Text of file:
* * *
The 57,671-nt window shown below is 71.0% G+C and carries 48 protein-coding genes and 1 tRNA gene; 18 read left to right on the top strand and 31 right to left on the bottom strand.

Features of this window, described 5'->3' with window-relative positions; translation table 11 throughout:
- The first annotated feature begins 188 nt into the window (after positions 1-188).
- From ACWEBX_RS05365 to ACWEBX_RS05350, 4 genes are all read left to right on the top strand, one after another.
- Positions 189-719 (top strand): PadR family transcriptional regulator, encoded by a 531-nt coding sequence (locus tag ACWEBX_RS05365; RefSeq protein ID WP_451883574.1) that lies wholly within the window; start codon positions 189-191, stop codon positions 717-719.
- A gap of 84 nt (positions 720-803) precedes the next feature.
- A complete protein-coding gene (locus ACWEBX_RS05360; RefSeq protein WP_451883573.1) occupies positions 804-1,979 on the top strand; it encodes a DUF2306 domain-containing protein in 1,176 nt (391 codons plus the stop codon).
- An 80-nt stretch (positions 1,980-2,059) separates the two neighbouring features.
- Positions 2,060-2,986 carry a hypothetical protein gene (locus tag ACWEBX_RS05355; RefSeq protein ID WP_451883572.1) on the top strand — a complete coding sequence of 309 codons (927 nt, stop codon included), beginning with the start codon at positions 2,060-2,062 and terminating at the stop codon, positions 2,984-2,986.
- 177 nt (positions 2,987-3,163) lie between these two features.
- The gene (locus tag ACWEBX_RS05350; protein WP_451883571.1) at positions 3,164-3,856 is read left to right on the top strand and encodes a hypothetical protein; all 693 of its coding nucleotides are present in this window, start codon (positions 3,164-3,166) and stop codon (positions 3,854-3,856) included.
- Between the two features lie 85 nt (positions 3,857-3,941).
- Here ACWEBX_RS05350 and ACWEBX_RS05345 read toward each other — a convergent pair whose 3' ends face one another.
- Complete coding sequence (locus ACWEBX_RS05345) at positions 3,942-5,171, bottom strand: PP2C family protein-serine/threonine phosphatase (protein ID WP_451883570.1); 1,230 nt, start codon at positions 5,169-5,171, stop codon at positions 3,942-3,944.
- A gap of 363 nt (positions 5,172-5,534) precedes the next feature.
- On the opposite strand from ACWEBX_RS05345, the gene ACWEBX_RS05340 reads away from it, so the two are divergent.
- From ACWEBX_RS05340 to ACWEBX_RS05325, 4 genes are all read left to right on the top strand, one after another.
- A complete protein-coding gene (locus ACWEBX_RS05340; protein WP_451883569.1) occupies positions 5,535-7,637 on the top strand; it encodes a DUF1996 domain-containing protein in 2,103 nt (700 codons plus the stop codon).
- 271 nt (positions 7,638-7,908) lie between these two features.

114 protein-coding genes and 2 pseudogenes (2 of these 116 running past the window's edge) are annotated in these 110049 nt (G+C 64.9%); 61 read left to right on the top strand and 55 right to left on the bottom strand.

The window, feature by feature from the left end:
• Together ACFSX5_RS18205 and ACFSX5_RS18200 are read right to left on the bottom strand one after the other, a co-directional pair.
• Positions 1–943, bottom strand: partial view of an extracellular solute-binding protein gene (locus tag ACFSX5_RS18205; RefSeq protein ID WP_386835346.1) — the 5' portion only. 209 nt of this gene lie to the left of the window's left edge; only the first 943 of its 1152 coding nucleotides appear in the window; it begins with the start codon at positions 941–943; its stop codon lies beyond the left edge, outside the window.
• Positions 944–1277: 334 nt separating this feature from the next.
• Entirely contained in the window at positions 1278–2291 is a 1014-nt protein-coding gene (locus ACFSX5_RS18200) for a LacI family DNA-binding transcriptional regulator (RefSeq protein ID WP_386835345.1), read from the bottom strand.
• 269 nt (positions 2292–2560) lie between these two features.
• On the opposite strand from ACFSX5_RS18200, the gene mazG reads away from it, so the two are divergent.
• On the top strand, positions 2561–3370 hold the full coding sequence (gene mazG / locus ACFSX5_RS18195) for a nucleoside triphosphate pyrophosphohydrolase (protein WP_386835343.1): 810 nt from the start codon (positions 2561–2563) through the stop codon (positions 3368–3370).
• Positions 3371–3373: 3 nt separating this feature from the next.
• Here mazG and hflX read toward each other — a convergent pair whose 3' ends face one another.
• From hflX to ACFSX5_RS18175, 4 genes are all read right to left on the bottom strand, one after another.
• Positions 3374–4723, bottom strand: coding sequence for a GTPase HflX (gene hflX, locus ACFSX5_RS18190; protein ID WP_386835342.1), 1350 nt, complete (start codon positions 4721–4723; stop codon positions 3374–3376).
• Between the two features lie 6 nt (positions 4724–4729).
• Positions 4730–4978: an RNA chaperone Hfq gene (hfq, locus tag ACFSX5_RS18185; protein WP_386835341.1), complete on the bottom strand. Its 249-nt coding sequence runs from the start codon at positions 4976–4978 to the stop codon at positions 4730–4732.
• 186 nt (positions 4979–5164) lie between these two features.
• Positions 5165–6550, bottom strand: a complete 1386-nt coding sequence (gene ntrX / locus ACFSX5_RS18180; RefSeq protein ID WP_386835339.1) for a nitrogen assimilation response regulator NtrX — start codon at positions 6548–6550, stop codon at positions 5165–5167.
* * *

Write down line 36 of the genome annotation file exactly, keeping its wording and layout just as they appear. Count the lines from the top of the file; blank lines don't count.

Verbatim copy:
• Positions 5165–6550, bottom strand: a complete 1386-nt coding sequence (gene ntrX / locus ACFSX5_RS18180; RefSeq protein ID WP_386835339.1) for a nitrogen assimilation response regulator NtrX — start codon at positions 6548–6550, stop codon at positions 5165–5167.